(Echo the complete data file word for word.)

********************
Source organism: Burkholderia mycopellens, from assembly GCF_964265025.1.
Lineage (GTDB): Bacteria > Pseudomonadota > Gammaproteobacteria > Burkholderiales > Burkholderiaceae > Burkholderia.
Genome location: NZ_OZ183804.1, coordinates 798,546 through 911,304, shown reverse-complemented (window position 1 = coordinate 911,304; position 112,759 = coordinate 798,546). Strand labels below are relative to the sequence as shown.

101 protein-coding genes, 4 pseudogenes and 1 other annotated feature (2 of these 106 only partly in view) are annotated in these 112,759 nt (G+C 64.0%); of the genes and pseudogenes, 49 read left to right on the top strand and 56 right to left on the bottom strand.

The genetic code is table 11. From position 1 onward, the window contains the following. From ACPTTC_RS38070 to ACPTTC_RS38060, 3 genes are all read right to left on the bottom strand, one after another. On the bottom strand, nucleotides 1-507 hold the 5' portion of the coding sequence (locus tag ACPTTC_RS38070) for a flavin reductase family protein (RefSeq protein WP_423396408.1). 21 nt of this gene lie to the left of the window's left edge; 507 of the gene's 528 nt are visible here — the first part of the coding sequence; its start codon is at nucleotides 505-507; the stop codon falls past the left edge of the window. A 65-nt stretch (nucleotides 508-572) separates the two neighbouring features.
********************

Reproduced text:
Source organism: Burkholderia mycopellens, from assembly GCF_964265025.1.
Lineage (GTDB): Bacteria > Pseudomonadota > Gammaproteobacteria > Burkholderiales > Burkholderiaceae > Burkholderia.
Genome location: NZ_OZ183804.1, coordinates 798,546 through 911,304, shown reverse-complemented (window position 1 = coordinate 911,304; position 112,759 = coordinate 798,546). Strand labels below are relative to the sequence as shown.

101 protein-coding genes, 4 pseudogenes and 1 other annotated feature (2 of these 106 only partly in view) are annotated in these 112,759 nt (G+C 64.0%); of the genes and pseudogenes, 49 read left to right on the top strand and 56 right to left on the bottom strand.

The genetic code is table 11. From position 1 onward, the window contains the following. From ACPTTC_RS38070 to ACPTTC_RS38060, 3 genes are all read right to left on the bottom strand, one after another. On the bottom strand, nucleotides 1-507 hold the 5' portion of the coding sequence (locus tag ACPTTC_RS38070) for a flavin reductase family protein (RefSeq protein WP_423396408.1). 21 nt of this gene lie to the left of the window's left edge; 507 of the gene's 528 nt are visible here — the first part of the coding sequence; its start codon is at nucleotides 505-507; the stop codon falls past the left edge of the window. A 65-nt stretch (nucleotides 508-572) separates the two neighbouring features.